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City seeks new use for Omaha’s oldest fire station

December 5, 2018

OMAHA, Neb. (AP) — The oldest fire station in Omaha is to be replaced by a new building just blocks away, and city and fire officials are canvassing for ideas on what to do with the almost 70-year-old Fire Station 31 in the southeast of the city.

The original two-story brick station was built around 1907 and was replaced by the one-story concrete and steel building that opened in 1949.

Fire Chief Dan Olsen has said it can no longer properly shelter modern fire-fighting equipment, which is often too tall, wide or heavy. Construction of the replacement station — within six blocks of Station 31 — is scheduled to be completed in 2021 at a preliminary cost of $5 million.

Some out-of-use fire stations have been demolished, while others were sold and put to new uses, including serving as a neighborhood social hall and a child care center. A former station a little more than a mile north of Station 31 was bought for $40,000 in 2002 and converted into a private residence.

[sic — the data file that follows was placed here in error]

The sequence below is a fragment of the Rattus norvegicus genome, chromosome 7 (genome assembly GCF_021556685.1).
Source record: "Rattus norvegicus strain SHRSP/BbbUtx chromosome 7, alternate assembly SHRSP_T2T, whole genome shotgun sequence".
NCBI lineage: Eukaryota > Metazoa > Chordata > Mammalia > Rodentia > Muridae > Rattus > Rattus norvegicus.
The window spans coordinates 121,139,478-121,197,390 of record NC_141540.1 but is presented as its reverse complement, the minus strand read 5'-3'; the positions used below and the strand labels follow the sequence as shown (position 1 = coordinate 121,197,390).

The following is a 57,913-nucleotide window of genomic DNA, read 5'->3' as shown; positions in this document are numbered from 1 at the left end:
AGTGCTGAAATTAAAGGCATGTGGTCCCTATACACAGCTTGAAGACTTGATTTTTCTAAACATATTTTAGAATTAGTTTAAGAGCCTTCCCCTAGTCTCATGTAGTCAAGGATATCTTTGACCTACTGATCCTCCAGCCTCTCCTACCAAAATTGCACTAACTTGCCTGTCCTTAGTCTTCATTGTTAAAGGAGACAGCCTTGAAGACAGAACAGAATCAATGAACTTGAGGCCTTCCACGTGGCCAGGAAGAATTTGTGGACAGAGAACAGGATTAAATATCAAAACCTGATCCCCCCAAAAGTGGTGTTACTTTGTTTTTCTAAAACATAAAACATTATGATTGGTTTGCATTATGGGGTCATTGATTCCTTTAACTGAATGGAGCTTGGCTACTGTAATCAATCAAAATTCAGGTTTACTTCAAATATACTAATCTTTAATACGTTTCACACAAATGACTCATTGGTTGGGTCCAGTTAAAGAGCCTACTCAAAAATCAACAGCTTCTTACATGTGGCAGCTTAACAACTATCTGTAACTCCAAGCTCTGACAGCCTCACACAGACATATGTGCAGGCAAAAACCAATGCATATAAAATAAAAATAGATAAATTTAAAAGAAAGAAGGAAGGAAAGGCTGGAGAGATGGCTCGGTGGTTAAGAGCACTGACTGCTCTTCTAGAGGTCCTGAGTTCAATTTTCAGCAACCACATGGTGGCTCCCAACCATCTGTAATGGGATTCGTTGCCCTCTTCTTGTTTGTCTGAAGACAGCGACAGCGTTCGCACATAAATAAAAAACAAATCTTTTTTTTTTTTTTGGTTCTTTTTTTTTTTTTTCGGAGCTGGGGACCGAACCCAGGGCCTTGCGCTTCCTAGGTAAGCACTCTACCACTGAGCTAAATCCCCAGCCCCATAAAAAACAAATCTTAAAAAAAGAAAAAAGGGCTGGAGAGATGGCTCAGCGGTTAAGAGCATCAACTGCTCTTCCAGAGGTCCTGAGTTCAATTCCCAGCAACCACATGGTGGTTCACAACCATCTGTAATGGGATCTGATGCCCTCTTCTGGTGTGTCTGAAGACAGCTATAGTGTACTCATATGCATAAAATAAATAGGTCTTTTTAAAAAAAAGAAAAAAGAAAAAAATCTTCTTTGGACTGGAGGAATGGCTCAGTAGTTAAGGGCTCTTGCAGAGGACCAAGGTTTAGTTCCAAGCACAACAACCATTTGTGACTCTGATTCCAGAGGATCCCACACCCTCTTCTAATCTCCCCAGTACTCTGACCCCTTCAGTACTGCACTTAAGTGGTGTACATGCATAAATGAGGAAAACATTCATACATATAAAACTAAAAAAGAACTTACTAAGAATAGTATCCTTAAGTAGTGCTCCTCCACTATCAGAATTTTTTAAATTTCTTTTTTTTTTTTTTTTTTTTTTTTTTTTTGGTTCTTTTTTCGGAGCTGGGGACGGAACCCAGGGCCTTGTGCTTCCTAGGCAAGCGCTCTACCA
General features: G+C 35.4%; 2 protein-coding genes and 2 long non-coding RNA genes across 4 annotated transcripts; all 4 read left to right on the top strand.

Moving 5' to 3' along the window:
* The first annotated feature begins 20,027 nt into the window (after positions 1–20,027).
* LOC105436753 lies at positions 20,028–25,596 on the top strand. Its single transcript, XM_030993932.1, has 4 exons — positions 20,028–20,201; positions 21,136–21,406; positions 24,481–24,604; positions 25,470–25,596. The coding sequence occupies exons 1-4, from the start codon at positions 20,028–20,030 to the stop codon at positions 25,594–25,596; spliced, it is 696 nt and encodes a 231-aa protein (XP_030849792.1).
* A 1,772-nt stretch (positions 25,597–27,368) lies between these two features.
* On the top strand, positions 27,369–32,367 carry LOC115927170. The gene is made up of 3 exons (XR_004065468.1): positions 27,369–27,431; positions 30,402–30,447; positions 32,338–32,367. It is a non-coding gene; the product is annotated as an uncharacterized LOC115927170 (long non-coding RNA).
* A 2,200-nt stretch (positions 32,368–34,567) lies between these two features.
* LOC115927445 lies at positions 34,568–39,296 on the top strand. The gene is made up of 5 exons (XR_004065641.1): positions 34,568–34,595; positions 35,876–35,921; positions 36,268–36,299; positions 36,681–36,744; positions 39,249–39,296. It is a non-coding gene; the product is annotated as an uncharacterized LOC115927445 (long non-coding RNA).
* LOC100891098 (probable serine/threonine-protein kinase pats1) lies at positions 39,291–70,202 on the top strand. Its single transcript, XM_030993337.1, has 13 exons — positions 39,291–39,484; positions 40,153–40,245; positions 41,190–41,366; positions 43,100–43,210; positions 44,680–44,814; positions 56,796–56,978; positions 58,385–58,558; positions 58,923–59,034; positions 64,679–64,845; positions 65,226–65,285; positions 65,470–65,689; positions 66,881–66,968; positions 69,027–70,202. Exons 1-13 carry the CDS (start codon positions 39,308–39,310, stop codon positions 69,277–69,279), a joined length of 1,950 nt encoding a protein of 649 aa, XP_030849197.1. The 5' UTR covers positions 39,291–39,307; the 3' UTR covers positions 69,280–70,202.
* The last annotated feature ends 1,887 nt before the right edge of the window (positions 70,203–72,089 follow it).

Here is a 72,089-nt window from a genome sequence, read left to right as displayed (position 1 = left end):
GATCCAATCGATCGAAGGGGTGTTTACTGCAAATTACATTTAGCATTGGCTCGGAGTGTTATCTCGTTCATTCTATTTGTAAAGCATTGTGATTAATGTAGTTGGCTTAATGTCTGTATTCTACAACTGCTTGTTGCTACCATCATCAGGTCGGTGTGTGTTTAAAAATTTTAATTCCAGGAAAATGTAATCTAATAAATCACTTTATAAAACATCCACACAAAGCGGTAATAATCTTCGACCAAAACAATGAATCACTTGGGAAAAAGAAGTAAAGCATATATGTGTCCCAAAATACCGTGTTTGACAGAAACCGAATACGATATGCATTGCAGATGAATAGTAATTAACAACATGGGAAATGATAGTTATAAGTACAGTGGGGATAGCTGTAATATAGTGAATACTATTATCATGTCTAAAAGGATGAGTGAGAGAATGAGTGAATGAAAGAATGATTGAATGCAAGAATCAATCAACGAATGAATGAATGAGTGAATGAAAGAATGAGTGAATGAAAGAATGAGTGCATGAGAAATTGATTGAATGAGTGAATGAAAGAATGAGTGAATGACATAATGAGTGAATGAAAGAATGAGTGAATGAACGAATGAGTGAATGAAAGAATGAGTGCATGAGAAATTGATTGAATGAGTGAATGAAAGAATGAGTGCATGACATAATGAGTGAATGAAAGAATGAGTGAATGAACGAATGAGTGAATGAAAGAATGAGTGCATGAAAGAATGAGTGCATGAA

City Councilman Vinny Palermo, who represents south Omaha, said the building has served its purpose. But he’s willing to help anyone with an idea to keep it around.

Jose Garcia, a historian of Latino culture, told the Omaha World-Herald that he’d like to put a historical center in the Station 31 building.

“That building there on that corner has great import in the historical makeup of south Omaha,” he said, referring to the heavily Latino neighborhood.

Olsen said he also appreciates the aging facility.

“I’m from south Omaha,” he said. “It means a lot to me.”


Information from: Omaha World-Herald, http://www.omaha.com

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